Given there was no previous case in New Zealand which considered the issue, it looked to international precedent and in particular, two cases in the United States which had addressed similar principles. They also analysed the New Zealand statutory framework of the Copyright Act and the Property (Relationships) Act and concluded that there was nothing in either legislation to suggest that Parliament intended to remove intellectual property from the reach of the Property (Relationships) Act and that it should not be treated any differently from any other sort of property produced or acquired by a partner or a spouse during the course of a relationship.

What is interesting is that the Court of Appeal went on to consider how the copyrights should be divided under the Property (Relationships) Act. Should they be divided between the parties or should Ms Alalääkkölä retain ownership of the copyrights, with a compensating adjustment being made from other relationship property to ensure an overall equal division of relationship property? The court decided that while the immediate effect of copyright law is to secure a fair return for the author’s creative effort, the ultimate aim is to stimulate artistic creativity for the general public good.

Based on this, the Court took the view that, where possible, the division of relationship property under the Property (Relationships) Act should reflect the unique and personal nature of copyright. They found that Ms Alalääkkölä should be able to continue to control the commercialisation of the copyrights and that it would be inappropriate and unfair for her to transfer ownership to Mr Palmer.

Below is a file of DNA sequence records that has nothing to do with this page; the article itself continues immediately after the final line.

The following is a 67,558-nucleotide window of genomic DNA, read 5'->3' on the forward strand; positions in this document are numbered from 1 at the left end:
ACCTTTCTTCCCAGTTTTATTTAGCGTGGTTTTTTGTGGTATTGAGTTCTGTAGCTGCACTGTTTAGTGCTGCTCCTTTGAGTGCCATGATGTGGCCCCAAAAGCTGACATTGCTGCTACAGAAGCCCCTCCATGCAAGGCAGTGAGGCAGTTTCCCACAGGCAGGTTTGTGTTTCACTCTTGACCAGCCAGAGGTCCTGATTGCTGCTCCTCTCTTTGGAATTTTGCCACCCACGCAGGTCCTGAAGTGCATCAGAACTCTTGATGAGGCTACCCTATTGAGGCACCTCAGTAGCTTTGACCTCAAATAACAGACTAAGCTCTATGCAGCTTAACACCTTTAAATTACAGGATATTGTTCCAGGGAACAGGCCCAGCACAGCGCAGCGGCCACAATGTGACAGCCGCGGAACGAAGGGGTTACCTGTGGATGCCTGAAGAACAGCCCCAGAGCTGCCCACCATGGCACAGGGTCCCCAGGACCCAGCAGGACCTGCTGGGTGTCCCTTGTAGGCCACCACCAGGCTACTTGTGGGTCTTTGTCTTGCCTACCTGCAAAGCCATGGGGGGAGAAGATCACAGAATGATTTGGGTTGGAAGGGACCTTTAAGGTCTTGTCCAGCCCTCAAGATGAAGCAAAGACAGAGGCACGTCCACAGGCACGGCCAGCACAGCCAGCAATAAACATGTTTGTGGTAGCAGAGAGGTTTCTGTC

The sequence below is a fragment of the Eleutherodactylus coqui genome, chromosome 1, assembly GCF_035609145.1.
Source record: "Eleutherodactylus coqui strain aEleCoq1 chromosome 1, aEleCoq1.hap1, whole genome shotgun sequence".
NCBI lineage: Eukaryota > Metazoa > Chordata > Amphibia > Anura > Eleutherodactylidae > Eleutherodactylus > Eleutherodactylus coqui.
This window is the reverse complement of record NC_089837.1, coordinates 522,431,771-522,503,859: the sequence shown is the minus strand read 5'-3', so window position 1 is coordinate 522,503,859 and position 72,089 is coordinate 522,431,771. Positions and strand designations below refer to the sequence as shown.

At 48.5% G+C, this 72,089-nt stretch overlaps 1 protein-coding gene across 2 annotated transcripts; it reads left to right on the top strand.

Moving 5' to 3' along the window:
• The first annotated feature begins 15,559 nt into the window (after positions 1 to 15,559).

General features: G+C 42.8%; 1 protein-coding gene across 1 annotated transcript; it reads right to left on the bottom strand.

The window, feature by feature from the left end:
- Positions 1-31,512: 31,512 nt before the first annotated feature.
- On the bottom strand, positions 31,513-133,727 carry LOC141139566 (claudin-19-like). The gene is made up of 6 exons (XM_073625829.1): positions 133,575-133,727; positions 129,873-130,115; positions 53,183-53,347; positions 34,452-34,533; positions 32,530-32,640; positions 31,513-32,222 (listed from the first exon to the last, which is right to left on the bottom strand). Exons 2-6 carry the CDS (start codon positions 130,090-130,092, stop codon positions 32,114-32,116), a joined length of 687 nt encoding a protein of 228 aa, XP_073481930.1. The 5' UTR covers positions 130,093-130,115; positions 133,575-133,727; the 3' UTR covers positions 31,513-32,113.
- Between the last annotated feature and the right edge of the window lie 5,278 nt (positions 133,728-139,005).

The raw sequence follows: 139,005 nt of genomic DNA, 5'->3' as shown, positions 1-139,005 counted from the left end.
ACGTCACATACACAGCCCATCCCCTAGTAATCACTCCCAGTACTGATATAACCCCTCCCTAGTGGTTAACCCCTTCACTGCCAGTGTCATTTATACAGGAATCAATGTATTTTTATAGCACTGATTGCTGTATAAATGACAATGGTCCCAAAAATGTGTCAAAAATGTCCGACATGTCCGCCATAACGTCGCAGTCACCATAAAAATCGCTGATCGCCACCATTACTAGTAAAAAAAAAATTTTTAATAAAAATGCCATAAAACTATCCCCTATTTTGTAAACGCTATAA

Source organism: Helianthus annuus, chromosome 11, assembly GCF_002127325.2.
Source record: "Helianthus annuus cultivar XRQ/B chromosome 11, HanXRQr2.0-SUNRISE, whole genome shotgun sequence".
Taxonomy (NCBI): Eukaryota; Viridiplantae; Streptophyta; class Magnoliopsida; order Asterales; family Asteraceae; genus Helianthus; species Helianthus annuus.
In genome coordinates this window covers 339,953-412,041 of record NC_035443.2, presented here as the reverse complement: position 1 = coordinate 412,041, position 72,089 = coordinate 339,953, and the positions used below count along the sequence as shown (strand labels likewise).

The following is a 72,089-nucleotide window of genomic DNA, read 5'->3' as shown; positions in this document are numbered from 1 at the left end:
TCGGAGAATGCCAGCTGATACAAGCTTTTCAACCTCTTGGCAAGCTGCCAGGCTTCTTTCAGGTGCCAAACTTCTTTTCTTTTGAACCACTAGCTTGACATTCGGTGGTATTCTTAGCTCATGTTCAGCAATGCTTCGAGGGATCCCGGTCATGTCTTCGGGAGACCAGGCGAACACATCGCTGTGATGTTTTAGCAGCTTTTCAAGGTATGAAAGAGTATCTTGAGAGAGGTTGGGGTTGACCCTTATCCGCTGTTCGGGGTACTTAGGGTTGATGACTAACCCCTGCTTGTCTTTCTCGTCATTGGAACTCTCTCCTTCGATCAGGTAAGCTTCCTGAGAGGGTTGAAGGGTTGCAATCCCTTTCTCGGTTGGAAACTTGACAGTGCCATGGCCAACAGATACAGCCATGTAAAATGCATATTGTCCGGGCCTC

The reasoning for this was:

  As the sole creator of the artworks Ms Alalääkkölä should be able to choose if and when and how to commercialise the copyrights associated with them.

  Ms Alalääkkölä intended to continue to paint and support herself through her art business. If some of the copyrights were transferred to Mr Palmer, she could potentially find herself in competition with copies of her own work as reproduced by Mr Palmer.

  Ms Alalääkkölä’s reputation and personal brand as an artist could be negatively impacted by Mr Palmer’s actions, for example if he were to flood the market with cheap copies.

  Ms Alalääkkölä will always hold the moral rights in respect of the artwork, for example the right to object if a copyright owner used copyright in a way in which she believes to be derogatory. This could be a further source of potential conflict that is contrary to the clean break principle of the Property (Relationships) Act.

Accordingly, the Court ruled that the ownership of the copyright should remain with Ms Alalääkkölä and for Mr Palmer to receive a compensatory adjustment from other relationship property to ensure an equal division.

While the creative community may see this as undermining their right to exploit their own work, in fact it just acknowledges the value of intellectual property rights in the same way as other property rights, while still allowing the creator to retain those rights.

— Sally Peart is a specialist intellectual property lawyer and a Director at Marks & Worth Lawyers, and also advises on a wide variety of commercial trust and relationship property matters.